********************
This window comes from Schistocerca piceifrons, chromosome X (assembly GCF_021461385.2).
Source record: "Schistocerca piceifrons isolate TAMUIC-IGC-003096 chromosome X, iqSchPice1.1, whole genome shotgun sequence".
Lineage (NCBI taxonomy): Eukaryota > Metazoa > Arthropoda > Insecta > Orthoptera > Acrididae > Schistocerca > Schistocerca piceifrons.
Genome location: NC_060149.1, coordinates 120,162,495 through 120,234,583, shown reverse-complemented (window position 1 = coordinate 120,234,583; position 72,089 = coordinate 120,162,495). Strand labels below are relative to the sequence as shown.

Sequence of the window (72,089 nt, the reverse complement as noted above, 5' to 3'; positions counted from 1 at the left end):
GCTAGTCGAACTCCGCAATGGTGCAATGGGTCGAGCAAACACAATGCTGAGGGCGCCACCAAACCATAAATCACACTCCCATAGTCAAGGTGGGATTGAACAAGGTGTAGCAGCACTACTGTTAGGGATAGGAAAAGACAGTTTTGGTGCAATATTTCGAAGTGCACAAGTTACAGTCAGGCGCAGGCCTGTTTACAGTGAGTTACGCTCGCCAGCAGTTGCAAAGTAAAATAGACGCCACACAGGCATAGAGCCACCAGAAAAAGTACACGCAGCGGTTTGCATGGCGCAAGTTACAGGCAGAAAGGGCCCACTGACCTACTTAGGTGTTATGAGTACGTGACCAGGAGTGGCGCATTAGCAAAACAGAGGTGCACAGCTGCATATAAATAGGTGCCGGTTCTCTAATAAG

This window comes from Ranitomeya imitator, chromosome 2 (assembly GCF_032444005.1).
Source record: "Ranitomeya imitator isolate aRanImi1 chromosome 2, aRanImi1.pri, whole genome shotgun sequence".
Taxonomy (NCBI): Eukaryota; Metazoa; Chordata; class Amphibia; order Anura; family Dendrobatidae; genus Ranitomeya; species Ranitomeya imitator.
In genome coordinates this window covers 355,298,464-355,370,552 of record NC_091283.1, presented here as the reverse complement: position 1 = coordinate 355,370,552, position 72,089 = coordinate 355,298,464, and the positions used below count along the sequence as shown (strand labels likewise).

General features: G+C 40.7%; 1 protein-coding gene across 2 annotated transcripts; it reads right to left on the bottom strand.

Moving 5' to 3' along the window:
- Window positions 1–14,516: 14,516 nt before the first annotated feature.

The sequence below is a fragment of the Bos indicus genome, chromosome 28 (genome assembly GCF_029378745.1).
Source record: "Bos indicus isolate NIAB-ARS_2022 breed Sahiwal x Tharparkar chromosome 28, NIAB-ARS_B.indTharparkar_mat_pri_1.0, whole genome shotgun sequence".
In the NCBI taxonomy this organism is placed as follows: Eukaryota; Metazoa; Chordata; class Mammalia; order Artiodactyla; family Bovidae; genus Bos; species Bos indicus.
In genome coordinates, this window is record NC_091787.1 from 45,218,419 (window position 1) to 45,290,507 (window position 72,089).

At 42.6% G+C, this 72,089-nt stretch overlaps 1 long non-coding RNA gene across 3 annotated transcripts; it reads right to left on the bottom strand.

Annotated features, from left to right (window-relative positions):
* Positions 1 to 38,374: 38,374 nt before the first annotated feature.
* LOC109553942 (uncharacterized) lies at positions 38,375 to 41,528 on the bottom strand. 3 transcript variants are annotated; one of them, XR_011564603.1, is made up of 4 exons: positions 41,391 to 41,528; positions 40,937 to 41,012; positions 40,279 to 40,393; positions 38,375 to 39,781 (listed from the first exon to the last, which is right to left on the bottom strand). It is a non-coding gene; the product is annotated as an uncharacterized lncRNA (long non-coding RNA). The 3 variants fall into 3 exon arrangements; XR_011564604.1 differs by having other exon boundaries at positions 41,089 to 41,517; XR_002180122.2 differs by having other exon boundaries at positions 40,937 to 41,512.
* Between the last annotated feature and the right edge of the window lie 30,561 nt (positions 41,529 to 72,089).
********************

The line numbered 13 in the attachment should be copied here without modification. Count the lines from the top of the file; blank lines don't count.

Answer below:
- Window positions 1–14,516: 14,516 nt before the first annotated feature.